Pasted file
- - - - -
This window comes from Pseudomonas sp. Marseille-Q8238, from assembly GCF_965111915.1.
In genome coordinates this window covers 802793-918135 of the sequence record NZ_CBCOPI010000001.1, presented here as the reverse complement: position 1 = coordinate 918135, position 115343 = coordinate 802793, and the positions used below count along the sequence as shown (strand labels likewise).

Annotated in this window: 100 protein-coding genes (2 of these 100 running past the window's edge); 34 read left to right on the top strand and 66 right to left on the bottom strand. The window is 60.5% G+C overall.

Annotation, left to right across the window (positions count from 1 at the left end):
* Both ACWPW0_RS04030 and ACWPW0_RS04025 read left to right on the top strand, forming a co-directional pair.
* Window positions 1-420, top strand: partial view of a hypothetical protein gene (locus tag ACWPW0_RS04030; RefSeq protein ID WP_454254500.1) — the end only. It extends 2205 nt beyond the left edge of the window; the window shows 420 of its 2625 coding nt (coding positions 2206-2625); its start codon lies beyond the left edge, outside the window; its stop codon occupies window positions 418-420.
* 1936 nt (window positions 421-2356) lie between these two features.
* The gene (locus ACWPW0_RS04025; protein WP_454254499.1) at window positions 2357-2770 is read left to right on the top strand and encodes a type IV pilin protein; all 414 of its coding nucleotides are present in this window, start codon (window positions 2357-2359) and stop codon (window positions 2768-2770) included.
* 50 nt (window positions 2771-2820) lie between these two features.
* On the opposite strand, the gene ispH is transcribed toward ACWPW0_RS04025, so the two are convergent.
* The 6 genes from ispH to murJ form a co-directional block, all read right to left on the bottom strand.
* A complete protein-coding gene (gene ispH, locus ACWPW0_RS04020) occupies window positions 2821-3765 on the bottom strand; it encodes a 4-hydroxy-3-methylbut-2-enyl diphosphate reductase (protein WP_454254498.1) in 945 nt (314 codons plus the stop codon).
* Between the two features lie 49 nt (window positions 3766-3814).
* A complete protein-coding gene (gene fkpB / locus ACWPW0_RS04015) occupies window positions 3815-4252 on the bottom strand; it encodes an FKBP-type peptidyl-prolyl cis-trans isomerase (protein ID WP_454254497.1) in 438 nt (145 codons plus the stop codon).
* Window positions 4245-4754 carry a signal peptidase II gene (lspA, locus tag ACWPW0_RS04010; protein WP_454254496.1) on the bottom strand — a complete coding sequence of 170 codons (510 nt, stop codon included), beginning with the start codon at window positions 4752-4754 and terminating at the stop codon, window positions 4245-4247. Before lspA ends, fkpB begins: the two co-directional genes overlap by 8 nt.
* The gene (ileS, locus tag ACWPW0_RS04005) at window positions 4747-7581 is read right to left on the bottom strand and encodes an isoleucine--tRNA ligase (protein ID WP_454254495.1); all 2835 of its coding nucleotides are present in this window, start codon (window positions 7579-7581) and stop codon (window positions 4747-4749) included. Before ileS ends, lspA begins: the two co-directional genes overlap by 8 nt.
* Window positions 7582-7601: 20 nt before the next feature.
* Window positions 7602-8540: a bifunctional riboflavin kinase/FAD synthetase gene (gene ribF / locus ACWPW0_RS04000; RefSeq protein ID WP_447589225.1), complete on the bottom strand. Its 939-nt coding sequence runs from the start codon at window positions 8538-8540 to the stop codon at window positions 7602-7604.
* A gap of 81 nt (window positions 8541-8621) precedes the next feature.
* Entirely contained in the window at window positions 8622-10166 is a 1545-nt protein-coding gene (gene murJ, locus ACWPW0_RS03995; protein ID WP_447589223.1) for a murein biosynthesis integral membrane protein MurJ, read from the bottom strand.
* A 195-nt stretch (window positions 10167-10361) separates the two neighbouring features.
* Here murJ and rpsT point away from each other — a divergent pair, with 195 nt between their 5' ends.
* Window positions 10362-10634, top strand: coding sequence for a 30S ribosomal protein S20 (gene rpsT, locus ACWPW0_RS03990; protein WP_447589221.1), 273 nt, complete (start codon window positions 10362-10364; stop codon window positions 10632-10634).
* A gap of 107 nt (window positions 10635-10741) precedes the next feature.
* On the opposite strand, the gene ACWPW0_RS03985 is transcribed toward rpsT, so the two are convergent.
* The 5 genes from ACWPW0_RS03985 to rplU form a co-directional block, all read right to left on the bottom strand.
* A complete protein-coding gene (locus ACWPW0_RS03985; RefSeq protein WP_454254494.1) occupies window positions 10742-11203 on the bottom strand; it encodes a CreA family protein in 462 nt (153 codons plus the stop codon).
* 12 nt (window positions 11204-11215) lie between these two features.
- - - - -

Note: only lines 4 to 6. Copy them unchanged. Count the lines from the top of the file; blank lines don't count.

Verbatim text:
Annotation, left to right across the window (positions count from 1 at the left end):
* Both ACWPW0_RS04030 and ACWPW0_RS04025 read left to right on the top strand, forming a co-directional pair.
* Window positions 1-420, top strand: partial view of a hypothetical protein gene (locus tag ACWPW0_RS04030; RefSeq protein ID WP_454254500.1) — the end only. It extends 2205 nt beyond the left edge of the window; the window shows 420 of its 2625 coding nt (coding positions 2206-2625); its start codon lies beyond the left edge, outside the window; its stop codon occupies window positions 418-420.